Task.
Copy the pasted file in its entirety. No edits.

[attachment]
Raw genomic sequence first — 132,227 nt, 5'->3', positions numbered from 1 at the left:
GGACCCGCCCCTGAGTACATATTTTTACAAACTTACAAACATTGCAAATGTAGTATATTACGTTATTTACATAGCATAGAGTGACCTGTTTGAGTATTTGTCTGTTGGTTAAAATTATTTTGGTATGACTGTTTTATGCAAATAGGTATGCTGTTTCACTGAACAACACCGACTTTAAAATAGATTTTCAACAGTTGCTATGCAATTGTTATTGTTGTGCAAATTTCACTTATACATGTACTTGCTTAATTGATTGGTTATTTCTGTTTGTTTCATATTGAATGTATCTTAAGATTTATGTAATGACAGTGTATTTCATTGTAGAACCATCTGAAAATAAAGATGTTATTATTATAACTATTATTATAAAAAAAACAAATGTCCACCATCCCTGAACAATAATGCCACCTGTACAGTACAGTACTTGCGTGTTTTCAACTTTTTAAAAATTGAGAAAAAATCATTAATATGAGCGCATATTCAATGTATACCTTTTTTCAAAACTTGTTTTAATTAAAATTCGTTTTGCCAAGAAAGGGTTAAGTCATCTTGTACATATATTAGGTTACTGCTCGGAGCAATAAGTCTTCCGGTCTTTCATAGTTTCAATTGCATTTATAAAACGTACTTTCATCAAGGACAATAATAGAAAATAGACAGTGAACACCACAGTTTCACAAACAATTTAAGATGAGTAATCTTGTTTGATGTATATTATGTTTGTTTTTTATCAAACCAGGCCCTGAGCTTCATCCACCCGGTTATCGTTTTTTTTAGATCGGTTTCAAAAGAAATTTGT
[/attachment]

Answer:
Raw genomic sequence first — 132,227 nt, 5'->3', positions numbered from 1 at the left:
GGACCCGCCCCTGAGTACATATTTTTACAAACTTACAAACATTGCAAATGTAGTATATTACGTTATTTACATAGCATAGAGTGACCTGTTTGAGTATTTGTCTGTTGGTTAAAATTATTTTGGTATGACTGTTTTATGCAAATAGGTATGCTGTTTCACTGAACAACACCGACTTTAAAATAGATTTTCAACAGTTGCTATGCAATTGTTATTGTTGTGCAAATTTCACTTATACATGTACTTGCTTAATTGATTGGTTATTTCTGTTTGTTTCATATTGAATGTATCTTAAGATTTATGTAATGACAGTGTATTTCATTGTAGAACCATCTGAAAATAAAGATGTTATTATTATAACTATTATTATAAAAAAAACAAATGTCCACCATCCCTGAACAATAATGCCACCTGTACAGTACAGTACTTGCGTGTTTTCAACTTTTTAAAAATTGAGAAAAAATCATTAATATGAGCGCATATTCAATGTATACCTTTTTTCAAAACTTGTTTTAATTAAAATTCGTTTTGCCAAGAAAGGGTTAAGTCATCTTGTACATATATTAGGTTACTGCTCGGAGCAATAAGTCTTCCGGTCTTTCATAGTTTCAATTGCATTTATAAAACGTACTTTCATCAAGGACAATAATAGAAAATAGACAGTGAACACCACAGTTTCACAAACAATTTAAGATGAGTAATCTTGTTTGATGTATATTATGTTTGTTTTTTATCAAACCAGGCCCTGAGCTTCATCCACCCGGTTATCGTTTTTTTTAGATCGGTTTCAAAAGAAATTTGT